The primary features of this methodology include:

  • effective leadership

  • focus on customers' needs and requirements

  • strategic management

  • the commitment of all employees

  • effective decision-making

  • effective production processes

  • consistent improvement in quality

  • good client relationship

Related: Product owner responsibilities within a development project

Theory of constraints methodology

Theory of constraints (TOC) methodology requires a manufacturing system to improve and overcome constraints. The methodology ensures the quality of products by stressing the importance of fixing issues during the production process. TOC methodology assesses quality through the production throughput and inventory and operational expenses with the aim of optimising throughput and reducing inventory and operational expenses. It mainly focuses on physical, market, paradigm and policy constraints.

Six sigma methodology

Six sigma is a statistical methodology that aims to eliminate variations in the production process or product. Typically, organisations use six sigma methodology for developmental processes or product and software design. This methodology can improve the quality of products by focusing on measurement, design, stages of the production process, product analysis and product improvement.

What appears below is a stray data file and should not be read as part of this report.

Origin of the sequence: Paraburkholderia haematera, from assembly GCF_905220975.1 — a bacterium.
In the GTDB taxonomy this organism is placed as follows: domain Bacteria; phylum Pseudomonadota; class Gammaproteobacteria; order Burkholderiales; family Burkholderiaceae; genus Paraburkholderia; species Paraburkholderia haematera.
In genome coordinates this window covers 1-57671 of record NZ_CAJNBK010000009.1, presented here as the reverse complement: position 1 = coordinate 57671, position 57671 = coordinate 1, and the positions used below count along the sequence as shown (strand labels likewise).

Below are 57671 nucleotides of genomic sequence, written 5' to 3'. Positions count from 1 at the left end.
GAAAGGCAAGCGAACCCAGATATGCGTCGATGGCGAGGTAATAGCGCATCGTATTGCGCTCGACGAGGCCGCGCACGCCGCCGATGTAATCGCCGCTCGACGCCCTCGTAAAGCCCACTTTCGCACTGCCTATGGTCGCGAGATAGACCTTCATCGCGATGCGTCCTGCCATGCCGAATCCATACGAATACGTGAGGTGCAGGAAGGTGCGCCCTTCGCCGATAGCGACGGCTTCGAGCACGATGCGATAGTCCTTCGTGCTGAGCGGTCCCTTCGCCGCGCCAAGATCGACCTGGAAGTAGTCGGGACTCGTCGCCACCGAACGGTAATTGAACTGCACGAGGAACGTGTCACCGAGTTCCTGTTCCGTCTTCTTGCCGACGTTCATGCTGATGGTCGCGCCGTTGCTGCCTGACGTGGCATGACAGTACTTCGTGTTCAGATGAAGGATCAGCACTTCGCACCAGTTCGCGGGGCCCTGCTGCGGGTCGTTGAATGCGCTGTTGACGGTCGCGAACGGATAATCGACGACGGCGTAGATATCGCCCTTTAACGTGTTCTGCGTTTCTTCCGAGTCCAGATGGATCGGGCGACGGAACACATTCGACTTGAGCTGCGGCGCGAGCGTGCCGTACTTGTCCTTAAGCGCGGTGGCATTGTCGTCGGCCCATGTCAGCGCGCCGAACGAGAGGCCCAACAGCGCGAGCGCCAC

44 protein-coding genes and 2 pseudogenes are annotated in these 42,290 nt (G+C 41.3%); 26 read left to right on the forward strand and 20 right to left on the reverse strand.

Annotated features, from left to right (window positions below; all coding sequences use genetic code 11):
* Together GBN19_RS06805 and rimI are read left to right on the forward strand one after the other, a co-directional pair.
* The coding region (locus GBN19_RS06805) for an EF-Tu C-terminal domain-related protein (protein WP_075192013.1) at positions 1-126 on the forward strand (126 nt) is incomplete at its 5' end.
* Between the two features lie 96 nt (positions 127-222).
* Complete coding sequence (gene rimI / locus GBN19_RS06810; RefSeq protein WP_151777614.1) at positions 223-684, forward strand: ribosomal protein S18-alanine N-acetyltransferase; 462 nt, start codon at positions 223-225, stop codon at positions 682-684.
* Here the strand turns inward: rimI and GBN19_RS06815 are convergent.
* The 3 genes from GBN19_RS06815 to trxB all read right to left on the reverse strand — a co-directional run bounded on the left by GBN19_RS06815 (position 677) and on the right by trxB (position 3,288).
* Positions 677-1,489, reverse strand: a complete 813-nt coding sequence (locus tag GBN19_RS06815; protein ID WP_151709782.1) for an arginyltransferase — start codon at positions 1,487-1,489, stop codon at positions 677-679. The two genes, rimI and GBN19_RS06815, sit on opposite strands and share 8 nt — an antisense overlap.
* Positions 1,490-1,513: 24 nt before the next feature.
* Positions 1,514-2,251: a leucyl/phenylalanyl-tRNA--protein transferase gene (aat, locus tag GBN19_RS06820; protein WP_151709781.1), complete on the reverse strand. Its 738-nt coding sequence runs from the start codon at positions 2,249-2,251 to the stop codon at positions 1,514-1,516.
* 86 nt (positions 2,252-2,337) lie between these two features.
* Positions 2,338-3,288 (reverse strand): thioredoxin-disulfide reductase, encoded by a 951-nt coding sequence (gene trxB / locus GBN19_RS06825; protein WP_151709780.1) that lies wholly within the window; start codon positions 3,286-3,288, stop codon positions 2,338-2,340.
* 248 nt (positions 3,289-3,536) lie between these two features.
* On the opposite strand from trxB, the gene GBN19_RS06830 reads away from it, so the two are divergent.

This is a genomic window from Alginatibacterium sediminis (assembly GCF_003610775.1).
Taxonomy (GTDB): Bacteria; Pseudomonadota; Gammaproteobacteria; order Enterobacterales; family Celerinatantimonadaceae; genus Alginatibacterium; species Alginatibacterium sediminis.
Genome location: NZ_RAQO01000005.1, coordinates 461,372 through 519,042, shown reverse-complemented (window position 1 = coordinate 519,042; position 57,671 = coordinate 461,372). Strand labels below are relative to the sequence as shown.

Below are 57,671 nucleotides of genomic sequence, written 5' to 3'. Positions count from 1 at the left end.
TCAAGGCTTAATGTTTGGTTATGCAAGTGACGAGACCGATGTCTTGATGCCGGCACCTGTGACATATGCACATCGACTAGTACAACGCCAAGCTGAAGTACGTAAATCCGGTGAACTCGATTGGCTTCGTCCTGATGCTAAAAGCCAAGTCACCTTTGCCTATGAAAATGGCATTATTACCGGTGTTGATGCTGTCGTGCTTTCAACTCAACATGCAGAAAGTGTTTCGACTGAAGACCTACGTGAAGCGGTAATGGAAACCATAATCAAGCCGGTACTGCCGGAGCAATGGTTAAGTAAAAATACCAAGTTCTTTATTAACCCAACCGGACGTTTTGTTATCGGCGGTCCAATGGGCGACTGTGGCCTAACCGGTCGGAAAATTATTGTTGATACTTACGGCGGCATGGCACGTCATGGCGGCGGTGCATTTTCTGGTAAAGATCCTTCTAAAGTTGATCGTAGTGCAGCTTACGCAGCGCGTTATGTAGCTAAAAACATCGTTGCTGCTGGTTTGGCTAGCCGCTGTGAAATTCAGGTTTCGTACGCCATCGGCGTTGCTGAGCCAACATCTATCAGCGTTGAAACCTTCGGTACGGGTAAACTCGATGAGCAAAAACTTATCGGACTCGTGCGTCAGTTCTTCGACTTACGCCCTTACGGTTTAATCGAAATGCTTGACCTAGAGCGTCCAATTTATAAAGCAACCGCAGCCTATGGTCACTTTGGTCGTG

Lean methodology

The lean methodology focuses on reducing waste throughout the organisation and increasing profits. This methodology allows organisations to produce products to a high standard, satisfy customers' needs and remove unnecessary resources. In addition, it enables quicker development in the organisation, reduces the number of defects in products and increases gains for the organisation. Organisations that use this methodology focus on quality or value for their customers. The major principles of lean methodology are specification, identification, flow, pull and perfection.

Some of the types of waste that the lean methodology tries to reduce include:

  • Inventory: waste from raw materials, production processes and manufacturing processes

  • Overproduction: production beyond customer demand

  • Overprocessing: processing a product beyond the customers' needs

  • Asynchrony: producing at an inappropriate time

  • Motion: waste caused by the unnecessary movement of materials

  • Errors and deficiencies: products don't meet the set standards

  • Transportation errors: unnecessary raw material or product movement

  • Holdback errors: the delay between one process or activity and another

Lean six sigma methodology

Lean six sigma, also referred to as the L6S methodology, combines both the lean methodology and the six sigma methodology. The combination helps organisations to control processes and products statistically and also enhances the mode of operations. The aim is for the six sigma methodology to focus on product and process quality while the lean methodology focuses on a quick production process.